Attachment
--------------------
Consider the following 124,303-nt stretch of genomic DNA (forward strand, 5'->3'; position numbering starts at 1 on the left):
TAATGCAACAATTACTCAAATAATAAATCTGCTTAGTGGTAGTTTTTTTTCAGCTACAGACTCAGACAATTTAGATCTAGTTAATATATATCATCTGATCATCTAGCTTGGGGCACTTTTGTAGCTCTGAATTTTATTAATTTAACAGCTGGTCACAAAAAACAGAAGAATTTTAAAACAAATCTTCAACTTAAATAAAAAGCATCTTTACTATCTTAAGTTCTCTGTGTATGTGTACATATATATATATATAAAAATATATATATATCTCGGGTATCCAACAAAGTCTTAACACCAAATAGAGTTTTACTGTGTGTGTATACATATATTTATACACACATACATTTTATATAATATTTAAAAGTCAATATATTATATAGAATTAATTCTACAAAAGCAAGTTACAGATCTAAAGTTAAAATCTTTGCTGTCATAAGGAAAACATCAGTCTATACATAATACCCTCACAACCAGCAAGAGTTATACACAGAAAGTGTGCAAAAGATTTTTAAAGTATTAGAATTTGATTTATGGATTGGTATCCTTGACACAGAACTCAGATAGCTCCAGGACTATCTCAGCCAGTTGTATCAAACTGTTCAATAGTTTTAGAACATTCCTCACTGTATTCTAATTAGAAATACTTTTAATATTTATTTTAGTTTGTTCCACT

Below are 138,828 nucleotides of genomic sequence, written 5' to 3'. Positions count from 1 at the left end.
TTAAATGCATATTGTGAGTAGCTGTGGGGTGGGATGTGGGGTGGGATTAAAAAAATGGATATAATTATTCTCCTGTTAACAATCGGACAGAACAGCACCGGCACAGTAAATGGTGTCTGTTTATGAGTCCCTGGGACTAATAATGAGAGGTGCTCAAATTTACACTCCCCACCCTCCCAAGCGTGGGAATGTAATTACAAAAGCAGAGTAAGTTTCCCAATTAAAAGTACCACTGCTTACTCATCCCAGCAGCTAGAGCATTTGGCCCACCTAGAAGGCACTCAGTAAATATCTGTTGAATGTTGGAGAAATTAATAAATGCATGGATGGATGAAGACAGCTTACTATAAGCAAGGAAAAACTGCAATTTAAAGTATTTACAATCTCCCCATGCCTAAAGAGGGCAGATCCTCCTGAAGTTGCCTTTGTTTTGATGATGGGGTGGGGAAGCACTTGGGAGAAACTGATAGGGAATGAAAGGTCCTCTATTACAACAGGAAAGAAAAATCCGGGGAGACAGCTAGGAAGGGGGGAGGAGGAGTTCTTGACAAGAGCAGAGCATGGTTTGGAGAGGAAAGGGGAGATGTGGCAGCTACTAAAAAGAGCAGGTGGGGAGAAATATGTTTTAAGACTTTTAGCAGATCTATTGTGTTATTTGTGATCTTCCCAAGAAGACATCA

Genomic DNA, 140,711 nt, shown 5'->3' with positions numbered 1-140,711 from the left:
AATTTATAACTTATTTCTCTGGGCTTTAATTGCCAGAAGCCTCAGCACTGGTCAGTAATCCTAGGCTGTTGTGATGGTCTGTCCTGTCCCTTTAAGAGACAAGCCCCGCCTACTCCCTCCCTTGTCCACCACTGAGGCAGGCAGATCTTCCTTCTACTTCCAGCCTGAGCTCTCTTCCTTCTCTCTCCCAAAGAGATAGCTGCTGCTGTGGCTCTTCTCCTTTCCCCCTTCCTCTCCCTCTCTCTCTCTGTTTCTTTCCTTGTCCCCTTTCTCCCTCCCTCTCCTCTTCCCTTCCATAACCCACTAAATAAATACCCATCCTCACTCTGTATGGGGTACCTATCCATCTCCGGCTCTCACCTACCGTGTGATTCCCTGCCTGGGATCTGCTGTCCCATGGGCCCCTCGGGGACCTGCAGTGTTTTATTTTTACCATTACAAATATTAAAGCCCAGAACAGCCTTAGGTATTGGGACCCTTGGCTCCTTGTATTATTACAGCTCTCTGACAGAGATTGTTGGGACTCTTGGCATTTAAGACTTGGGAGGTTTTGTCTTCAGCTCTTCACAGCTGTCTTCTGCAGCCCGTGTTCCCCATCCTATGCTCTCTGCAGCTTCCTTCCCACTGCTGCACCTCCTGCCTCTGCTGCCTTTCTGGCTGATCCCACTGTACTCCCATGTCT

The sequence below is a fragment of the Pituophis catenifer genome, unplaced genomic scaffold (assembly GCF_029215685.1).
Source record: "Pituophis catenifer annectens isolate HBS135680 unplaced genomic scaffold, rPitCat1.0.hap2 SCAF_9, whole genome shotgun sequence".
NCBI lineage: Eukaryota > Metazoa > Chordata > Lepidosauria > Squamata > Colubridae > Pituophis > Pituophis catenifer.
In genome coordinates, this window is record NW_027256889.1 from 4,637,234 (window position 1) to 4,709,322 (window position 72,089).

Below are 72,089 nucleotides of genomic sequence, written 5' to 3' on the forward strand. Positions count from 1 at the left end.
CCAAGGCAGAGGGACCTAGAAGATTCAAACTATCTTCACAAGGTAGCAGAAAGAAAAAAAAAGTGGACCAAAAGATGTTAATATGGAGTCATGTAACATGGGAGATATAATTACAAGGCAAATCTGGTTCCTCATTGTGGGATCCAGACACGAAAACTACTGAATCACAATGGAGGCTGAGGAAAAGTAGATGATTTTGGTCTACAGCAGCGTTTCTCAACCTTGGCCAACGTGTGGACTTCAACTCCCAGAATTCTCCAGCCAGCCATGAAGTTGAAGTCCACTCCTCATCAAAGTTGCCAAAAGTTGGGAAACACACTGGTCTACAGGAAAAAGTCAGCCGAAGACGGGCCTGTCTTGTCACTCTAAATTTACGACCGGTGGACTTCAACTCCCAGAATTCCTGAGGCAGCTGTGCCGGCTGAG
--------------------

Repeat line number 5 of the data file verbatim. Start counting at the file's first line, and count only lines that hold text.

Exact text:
Genomic DNA, 140,711 nt, shown 5'->3' with positions numbered 1-140,711 from the left: